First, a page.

Frida Kahlo has always fascinated me. She lived a tragically short life, full of pain, yet her strength of character and often raucous humour always shone through. She was easily recognised by the vibrant and colourful Mexican folk attire that she favoured.
Her traumatic life was reflected in her art. Many of her paintings are uncomfortable to look at, self-portraits of her miscarriage and symbolic images of the torment she suffered from her consistent illnesses.
Frida’s marriage to artist Diego Rivera was tempestuous. They both had affairs, yet couldn’t live without one another. Nicknamed ‘The elephant and the dove’ due to their striking physical extremes, they were an unconventional pair. In addition to being artists, they were communists and very much a part of the intellectual scene that was flourishing in Mexico City in the late forties and early fifties.
The couple were the hosts of many flamboyant parties and had a fascinating array of friends active in both artistic and political circles. Frida also loved animals and had quite a menagerie which, over the years included a spider monkey, a fawn, dogs, cats and various birds.
The couple lived in The Blue House, Frida’s former family home, built by her father and situated in the area of Coyoacan. In 1958, after her death a few years previously, the house was turned into a museum by Diego. Ever since I had seen the movie, ‘Frida’, read about her life and been to exhibitions in London and Toronto, I had dreamt about visiting the house.
At last the time had come - I made it to Mexico City. It was a sunny Sunday morning and I took the metro to leafy Coyoacan. By 9.55 am, I was first in line to buy my ticket for The Blue House otherwise known as La Casa Azul.
I wandered through the house, taking my time to examine the paintings, books and personal effects that had belonged to Frida and Diego. I felt the spirit of Frida within the walls. It was easy to imagine the gatherings that had taken place in this bohemian dwelling.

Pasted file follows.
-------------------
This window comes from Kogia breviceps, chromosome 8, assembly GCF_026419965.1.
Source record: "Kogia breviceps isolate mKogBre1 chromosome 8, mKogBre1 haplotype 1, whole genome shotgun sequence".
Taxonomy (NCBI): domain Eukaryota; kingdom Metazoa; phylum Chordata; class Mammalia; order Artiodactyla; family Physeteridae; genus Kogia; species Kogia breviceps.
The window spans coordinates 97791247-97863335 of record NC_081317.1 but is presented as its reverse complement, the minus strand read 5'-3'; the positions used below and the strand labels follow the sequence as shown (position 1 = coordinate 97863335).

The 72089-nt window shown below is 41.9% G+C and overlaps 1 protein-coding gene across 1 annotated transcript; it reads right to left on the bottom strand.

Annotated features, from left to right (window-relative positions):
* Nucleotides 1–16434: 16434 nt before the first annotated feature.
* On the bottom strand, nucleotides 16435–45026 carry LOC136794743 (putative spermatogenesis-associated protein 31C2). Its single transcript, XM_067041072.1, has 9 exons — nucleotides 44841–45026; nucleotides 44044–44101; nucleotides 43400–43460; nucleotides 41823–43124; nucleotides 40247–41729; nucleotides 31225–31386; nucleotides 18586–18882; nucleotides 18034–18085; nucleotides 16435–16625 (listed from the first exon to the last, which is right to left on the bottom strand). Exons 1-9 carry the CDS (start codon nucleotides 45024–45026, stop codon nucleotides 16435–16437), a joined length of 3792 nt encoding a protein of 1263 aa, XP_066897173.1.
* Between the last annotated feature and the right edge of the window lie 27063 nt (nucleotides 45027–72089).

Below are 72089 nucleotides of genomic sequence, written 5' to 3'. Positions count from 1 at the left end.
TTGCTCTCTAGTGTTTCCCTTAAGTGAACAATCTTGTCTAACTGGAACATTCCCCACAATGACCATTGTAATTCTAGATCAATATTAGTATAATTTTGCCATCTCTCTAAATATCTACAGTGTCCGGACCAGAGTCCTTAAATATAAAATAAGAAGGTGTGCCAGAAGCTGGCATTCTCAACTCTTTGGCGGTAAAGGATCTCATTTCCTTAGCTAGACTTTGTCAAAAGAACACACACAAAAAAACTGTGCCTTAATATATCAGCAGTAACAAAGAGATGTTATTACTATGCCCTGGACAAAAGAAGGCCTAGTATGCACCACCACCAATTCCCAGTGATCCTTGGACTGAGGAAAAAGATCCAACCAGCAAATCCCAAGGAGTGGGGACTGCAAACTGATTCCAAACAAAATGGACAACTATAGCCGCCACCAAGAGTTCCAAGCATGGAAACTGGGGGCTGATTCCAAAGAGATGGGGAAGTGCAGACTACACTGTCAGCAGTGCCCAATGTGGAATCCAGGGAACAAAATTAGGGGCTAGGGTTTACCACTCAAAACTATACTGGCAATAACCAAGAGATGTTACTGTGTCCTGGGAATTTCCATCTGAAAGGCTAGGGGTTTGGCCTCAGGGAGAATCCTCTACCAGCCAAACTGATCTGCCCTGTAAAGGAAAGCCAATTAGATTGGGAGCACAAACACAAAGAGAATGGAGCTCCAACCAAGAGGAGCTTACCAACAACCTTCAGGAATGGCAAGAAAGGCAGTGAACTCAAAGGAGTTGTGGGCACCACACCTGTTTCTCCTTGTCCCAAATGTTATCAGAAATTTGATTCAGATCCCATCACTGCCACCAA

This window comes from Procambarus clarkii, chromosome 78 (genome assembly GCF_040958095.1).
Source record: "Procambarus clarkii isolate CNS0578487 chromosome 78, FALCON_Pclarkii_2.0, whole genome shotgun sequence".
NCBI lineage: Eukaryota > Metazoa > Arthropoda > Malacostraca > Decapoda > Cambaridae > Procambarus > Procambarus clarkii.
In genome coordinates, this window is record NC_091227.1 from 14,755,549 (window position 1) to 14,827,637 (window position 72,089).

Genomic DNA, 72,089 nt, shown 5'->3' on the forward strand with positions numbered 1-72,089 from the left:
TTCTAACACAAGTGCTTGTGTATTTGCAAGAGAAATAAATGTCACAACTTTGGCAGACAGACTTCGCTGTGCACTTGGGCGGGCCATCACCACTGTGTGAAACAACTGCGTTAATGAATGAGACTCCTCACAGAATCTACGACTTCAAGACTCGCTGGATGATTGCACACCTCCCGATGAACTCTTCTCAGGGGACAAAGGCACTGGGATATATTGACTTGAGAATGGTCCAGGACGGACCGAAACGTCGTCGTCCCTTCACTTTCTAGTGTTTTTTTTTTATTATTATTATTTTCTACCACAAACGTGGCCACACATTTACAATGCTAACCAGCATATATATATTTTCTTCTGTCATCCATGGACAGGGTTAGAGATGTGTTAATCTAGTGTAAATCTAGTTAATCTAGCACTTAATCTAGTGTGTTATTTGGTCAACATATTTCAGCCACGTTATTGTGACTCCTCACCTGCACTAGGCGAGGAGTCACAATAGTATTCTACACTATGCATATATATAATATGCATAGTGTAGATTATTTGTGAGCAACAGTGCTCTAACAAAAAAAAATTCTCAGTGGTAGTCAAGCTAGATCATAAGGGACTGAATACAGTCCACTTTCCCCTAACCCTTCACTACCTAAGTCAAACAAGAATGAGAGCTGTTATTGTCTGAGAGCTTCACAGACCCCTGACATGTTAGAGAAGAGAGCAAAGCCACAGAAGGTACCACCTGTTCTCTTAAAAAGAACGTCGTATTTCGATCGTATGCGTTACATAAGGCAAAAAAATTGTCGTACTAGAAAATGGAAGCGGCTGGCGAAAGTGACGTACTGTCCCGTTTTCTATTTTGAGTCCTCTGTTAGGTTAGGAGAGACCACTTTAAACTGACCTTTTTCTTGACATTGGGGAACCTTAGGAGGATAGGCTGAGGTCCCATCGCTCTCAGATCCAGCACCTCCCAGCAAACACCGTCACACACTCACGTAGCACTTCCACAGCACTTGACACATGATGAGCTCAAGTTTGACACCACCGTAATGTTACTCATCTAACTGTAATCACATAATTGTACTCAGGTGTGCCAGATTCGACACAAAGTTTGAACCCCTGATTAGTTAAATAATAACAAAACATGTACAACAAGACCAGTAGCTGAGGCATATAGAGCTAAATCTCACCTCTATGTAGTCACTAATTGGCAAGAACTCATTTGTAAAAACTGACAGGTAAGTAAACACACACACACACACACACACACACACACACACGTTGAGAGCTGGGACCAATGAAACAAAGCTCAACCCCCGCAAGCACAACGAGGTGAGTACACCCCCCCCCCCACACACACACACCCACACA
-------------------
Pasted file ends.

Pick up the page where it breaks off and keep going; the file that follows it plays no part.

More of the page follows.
The house is crammed with art created by other artists, as well as the couple themselves. The kitchen is brightly painted yellow and blue in traditional Mexican style, displaying bowls and utensils originating from Oaxaca and Guanajuato. Diego’s hat, jacket and work clothes are casually hanging from a rack in his bedroom. The studio looks as though it is awaiting Frida’s return, an assortment of paints in small bottles lined up neatly next to an easel.
Most poignant is Frida’s bedroom, also the room where she died. Under the canopy of the bed hangs a mirror, which was used by Frida to paint self-portraits during the many years that she was ill or recovering from surgery and restricted to bed. Her wheelchair sits beside an easel with an unfinished painting resting on it.
The striking courtyard is a cobalt blue sanctuary, complete with a trickling fountain. Pre-Columbian statues and dazzlingly painted pots surround the walls. Lush green vegetation adds to the riot of colours. The bright sunshine intensifies the overall image. A cat sits watching visitors pass by. Frida would have approved.
SEARCH BY TAGS:
I'm busy working on my blog posts. Watch this space!